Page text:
Sutcliffe’s killing spree began in October 1975 with 28-year-old mother-of-four Wilma McCann, who was hit with a hammer and stabbed 15 times.

He was interviewed nine times during a huge investigation but continued to avoid arrest and was able to carry on killing.

Sutcliffe brutally murdered 13 women in a six-year killing spree in the 1970s. Three of his victims, Patricia Atkinson, Yvonne Pearson and Barbara Leach were killed in Bradford. The city has now prohibited filming for a new ITV production about the serial killer 

Over the next five years, Sutcliffe claimed the lives of 12 more innocent women before finally being apprehended by police in Sheffield for driving with false number plates.

He was convicted in 1981 and spent three decades at the high-security psychiatric hospital Broadmoor Hospital before being moved to HMP Frankland in 2016.

Sutcliffe, who was blind and wheelchair-bound at the end of his life, died at HMP Frankland from a combination of Covid-19 and heart disease in November 2020.

On the day of his death, West Yorkshire Police apologised for the ‘language, tone and terminology’ used in the 1970s to describe some of the killer’s victims.

Bradford Council has been contacted for a statement. 

The monster who terrorised an entire country: The desperate five-year search for The Yorkshire Ripper  

The Yorkshire Ripper’s five-year reign of terror sparked the country’s biggest ever manhunt – but police missed multiple opportunites to find the sadistic killer.

The first woman known to be attacked by Sutcliffe was a female prostitute who he hit over the head with a stone in a sock in Bradford in 1969. Police tracked him down the next day and told him he was ‘very lucky’, as the woman did not want anything more to do with the incident.

Sutcliffe attacked Anna Rogúlskyj on the night of 5 July 1975 in Keighley. As she was walking alone, he struck her unconscious with a ball-peen hammer and slashed her stomach with a knife. Disturbed by a neighbour, he left without killing her. Rogulskyj survived after neurological surgery.

On the night of 15 August, Sutcliffe attacked Olive Smelt in Halifax. He struck her with a hammer from behind  then slashed her lower back with a knife. Again he was interrupted and left his victim badly injured but alive. 

12 days later he attacked 14-year-old Tracy Browne in Silsden. He struck her from behind and hit her on the head five times. He ran off when he saw the lights of a passing car, leaving his victim requiring brain surgery. Sutcliffe confessed to this crime in 1992 but was never convicted of it.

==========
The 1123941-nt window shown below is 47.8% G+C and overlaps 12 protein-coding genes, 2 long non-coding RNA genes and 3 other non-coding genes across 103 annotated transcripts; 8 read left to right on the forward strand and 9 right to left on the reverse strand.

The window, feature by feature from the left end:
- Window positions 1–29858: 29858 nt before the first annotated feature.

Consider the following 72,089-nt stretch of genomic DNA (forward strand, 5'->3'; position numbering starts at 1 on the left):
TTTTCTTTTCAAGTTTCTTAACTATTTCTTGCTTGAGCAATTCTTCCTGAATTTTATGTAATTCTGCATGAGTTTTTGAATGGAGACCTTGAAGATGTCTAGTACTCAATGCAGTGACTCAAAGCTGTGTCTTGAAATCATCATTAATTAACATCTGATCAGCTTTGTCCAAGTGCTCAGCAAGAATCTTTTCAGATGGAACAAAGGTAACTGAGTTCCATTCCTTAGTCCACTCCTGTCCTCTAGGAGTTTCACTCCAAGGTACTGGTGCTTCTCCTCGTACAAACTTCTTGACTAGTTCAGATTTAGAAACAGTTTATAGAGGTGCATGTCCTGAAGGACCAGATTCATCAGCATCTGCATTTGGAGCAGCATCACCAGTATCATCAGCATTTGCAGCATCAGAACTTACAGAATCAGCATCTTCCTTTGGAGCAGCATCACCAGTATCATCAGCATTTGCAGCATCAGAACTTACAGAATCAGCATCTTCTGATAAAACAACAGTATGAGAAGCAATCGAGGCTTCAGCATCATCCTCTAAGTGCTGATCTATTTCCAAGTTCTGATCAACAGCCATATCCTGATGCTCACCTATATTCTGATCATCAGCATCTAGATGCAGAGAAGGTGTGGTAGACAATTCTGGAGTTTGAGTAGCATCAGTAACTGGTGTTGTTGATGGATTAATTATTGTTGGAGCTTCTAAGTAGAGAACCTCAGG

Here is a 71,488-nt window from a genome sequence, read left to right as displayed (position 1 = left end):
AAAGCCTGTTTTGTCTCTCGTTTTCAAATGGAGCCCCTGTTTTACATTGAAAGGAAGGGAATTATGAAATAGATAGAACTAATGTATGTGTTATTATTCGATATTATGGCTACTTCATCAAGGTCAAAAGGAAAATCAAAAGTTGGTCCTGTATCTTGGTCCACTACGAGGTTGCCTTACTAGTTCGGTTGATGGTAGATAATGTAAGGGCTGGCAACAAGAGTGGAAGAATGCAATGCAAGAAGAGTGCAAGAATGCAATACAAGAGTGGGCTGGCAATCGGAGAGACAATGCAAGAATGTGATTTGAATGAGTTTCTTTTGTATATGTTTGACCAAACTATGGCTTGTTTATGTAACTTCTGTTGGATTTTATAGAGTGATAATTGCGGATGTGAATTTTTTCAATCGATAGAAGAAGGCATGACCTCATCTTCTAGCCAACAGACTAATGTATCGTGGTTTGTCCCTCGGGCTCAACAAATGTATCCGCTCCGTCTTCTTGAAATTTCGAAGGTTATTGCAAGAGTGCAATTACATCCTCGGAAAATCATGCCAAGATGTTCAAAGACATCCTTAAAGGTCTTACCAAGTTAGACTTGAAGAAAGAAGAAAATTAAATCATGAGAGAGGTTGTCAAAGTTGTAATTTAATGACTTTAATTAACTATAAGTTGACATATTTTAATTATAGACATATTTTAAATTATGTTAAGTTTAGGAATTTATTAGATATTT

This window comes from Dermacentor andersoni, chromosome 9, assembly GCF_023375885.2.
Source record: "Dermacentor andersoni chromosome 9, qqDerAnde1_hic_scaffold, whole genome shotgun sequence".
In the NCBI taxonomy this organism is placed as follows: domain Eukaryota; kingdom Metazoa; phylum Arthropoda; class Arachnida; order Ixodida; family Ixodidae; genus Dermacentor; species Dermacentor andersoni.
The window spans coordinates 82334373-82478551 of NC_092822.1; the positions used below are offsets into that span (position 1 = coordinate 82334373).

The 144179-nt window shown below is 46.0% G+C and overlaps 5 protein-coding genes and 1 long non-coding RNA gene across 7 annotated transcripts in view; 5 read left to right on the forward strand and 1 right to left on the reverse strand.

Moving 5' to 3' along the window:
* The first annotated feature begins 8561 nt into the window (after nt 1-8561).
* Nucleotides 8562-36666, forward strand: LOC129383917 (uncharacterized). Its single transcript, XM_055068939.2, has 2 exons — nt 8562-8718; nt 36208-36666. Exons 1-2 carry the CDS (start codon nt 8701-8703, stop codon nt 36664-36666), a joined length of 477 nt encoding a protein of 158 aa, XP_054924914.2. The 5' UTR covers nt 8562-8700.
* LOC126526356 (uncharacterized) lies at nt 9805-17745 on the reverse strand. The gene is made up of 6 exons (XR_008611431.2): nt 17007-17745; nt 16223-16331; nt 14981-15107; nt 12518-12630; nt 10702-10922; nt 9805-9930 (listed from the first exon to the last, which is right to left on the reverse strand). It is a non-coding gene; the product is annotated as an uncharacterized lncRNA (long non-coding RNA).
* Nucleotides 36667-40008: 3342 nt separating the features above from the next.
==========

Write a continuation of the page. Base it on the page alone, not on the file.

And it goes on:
Twelve of Sutcliffe’s 13 victims. Top row (left to right): Wilma McCann, Emily Jackson, Irene Richardson and Patricia Atkinson. Middle row: Jayne McDonald, Jean Jordan, Yvonne Pearson and Helen Rytka. Bottom row: Vera Millward, Josephine Whitaker, Barbara Leach and Jacqueline Hill

He began his killing spree in 1975, battering 28-year-old sex worker Wilma McCann to death on October 30, 1975, which followed three non-fatal attacks on women earlier in the year.

On January 20, 1976, he killed his second victim, Emily Jackson who was a part-time sex worker, Sutcliffe pretended his car wouldn’t start when he picked her up and battered her twice with a hammer as she offered to help. He the dragged her body into a yard and used a screwdriver to viciously stab her a total of 52 times in the neck, breasts, lower abdomen and back. Her body was found on Manor Street in Leeds.

On May 9, he attacked 20-year-old Marcella Claxton in Roundhay Park, Leeds. She had accepted an offer of a lift from Sutcliffe as she walked out of a party. When she got out of the car to urinate, he hit her from behind with a hammer. She survived and testified against Sutcliffe at his trial – but lost her unborn baby at four months pregnant and required multiple brain operations,

Nine months later he struck again, murdering 28-year-old Irene Richardson on February 5, 1977. Another prostitute Sutcliffe picked up, he attacked her in Roundhay Park, Leeds, where they had stopped so she could go to the toilet. As she crouched down, the killer delivered three heavy blows to her head with a hammer, then he tore open her jacket and blouse and began to stab and slash her with his Stanley knife.

 Two months later, Sutcliffe killed 32-year-old prostitute Patricia Atkinson on April 23, 1977 – she was his first victim in his hometown of Bradford.

Yorkshire police are pictured searching for Wilma McCann, the Ripper’s first victim, in 1975

He picked her up and took her to a flat in Oak Avenue, where he picked up a hammer and dealt four massive blows to the back of her head. He also stabbed her six times in the stomach with a knife and tried to do the same to her back, before throwing bed linen over the top of her body and leaving.

On 26 June, Sutcliffe committed the murder which would spark national interest around his crimes. He murdered 16-year-old shop assistant Jayne MacDonald, who was the first ‘non-prostitute’ victim. 

Sutcliffe spotted her in the early hours of the morning in Leeds and followed her into an adventure playground, where he struck her with a hammer on the back of the head. After she fell down, he then dragged her, face down, into the play areas and stabbed her several times in the chest and back.